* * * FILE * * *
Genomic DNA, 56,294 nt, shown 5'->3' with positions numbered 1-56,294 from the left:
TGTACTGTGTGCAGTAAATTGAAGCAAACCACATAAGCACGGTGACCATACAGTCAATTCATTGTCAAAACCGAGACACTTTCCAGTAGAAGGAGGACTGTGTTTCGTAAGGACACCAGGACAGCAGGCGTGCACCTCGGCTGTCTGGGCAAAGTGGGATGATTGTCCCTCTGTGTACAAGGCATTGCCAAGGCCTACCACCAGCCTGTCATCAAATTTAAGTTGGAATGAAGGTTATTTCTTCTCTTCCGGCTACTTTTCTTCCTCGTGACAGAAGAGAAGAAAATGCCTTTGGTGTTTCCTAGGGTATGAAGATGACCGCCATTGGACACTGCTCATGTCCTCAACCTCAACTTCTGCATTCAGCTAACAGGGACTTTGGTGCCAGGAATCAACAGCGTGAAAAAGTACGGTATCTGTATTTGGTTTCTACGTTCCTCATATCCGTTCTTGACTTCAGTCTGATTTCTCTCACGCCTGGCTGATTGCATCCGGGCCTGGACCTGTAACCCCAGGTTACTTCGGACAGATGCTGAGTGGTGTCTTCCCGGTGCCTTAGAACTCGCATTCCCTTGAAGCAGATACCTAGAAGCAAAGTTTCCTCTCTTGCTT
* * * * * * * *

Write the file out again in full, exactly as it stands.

Genomic DNA, 56,294 nt, shown 5'->3' with positions numbered 1-56,294 from the left:
TGTACTGTGTGCAGTAAATTGAAGCAAACCACATAAGCACGGTGACCATACAGTCAATTCATTGTCAAAACCGAGACACTTTCCAGTAGAAGGAGGACTGTGTTTCGTAAGGACACCAGGACAGCAGGCGTGCACCTCGGCTGTCTGGGCAAAGTGGGATGATTGTCCCTCTGTGTACAAGGCATTGCCAAGGCCTACCACCAGCCTGTCATCAAATTTAAGTTGGAATGAAGGTTATTTCTTCTCTTCCGGCTACTTTTCTTCCTCGTGACAGAAGAGAAGAAAATGCCTTTGGTGTTTCCTAGGGTATGAAGATGACCGCCATTGGACACTGCTCATGTCCTCAACCTCAACTTCTGCATTCAGCTAACAGGGACTTTGGTGCCAGGAATCAACAGCGTGAAAAAGTACGGTATCTGTATTTGGTTTCTACGTTCCTCATATCCGTTCTTGACTTCAGTCTGATTTCTCTCACGCCTGGCTGATTGCATCCGGGCCTGGACCTGTAACCCCAGGTTACTTCGGACAGATGCTGAGTGGTGTCTTCCCGGTGCCTTAGAACTCGCATTCCCTTGAAGCAGATACCTAGAAGCAAAGTTTCCTCTCTTGCTT